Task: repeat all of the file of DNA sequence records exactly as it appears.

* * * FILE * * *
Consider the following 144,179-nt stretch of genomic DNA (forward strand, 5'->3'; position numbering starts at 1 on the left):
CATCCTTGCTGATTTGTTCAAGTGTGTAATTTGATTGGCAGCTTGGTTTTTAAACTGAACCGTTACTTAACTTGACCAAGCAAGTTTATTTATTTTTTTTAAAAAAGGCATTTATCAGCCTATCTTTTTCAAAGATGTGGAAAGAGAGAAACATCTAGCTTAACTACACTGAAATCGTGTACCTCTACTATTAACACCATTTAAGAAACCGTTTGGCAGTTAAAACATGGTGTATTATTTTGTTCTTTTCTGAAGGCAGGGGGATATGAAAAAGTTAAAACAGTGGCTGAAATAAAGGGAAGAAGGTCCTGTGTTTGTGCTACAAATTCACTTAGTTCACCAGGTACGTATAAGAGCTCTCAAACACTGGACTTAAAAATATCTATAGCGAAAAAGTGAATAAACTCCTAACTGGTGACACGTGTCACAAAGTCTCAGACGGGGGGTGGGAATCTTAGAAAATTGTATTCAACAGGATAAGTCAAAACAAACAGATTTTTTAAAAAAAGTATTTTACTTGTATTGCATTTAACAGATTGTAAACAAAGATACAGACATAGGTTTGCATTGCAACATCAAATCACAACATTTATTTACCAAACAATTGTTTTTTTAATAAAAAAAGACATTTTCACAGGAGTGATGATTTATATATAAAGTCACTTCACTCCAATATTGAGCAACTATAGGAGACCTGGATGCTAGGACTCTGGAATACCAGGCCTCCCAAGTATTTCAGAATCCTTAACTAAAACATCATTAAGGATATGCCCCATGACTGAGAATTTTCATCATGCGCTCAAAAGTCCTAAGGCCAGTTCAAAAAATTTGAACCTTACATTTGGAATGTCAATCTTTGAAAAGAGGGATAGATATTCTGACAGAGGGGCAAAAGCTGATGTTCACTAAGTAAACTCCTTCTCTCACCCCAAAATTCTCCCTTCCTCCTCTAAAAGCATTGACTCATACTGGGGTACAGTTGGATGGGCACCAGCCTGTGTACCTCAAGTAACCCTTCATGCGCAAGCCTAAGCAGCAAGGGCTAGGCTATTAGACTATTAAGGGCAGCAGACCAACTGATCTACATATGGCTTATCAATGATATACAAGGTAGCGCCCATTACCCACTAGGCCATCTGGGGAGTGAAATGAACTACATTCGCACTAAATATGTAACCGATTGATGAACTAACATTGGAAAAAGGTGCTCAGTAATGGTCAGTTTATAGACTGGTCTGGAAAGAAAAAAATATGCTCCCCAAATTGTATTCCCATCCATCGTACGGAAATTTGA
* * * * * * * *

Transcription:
Consider the following 144,179-nt stretch of genomic DNA (forward strand, 5'->3'; position numbering starts at 1 on the left):
CATCCTTGCTGATTTGTTCAAGTGTGTAATTTGATTGGCAGCTTGGTTTTTAAACTGAACCGTTACTTAACTTGACCAAGCAAGTTTATTTATTTTTTTTAAAAAAGGCATTTATCAGCCTATCTTTTTCAAAGATGTGGAAAGAGAGAAACATCTAGCTTAACTACACTGAAATCGTGTACCTCTACTATTAACACCATTTAAGAAACCGTTTGGCAGTTAAAACATGGTGTATTATTTTGTTCTTTTCTGAAGGCAGGGGGATATGAAAAAGTTAAAACAGTGGCTGAAATAAAGGGAAGAAGGTCCTGTGTTTGTGCTACAAATTCACTTAGTTCACCAGGTACGTATAAGAGCTCTCAAACACTGGACTTAAAAATATCTATAGCGAAAAAGTGAATAAACTCCTAACTGGTGACACGTGTCACAAAGTCTCAGACGGGGGGTGGGAATCTTAGAAAATTGTATTCAACAGGATAAGTCAAAACAAACAGATTTTTTAAAAAAAGTATTTTACTTGTATTGCATTTAACAGATTGTAAACAAAGATACAGACATAGGTTTGCATTGCAACATCAAATCACAACATTTATTTACCAAACAATTGTTTTTTTAATAAAAAAAGACATTTTCACAGGAGTGATGATTTATATATAAAGTCACTTCACTCCAATATTGAGCAACTATAGGAGACCTGGATGCTAGGACTCTGGAATACCAGGCCTCCCAAGTATTTCAGAATCCTTAACTAAAACATCATTAAGGATATGCCCCATGACTGAGAATTTTCATCATGCGCTCAAAAGTCCTAAGGCCAGTTCAAAAAATTTGAACCTTACATTTGGAATGTCAATCTTTGAAAAGAGGGATAGATATTCTGACAGAGGGGCAAAAGCTGATGTTCACTAAGTAAACTCCTTCTCTCACCCCAAAATTCTCCCTTCCTCCTCTAAAAGCATTGACTCATACTGGGGTACAGTTGGATGGGCACCAGCCTGTGTACCTCAAGTAACCCTTCATGCGCAAGCCTAAGCAGCAAGGGCTAGGCTATTAGACTATTAAGGGCAGCAGACCAACTGATCTACATATGGCTTATCAATGATATACAAGGTAGCGCCCATTACCCACTAGGCCATCTGGGGAGTGAAATGAACTACATTCGCACTAAATATGTAACCGATTGATGAACTAACATTGGAAAAAGGTGCTCAGTAATGGTCAGTTTATAGACTGGTCTGGAAAGAAAAAAATATGCTCCCCAAATTGTATTCCCATCCATCGTACGGAAATTTGA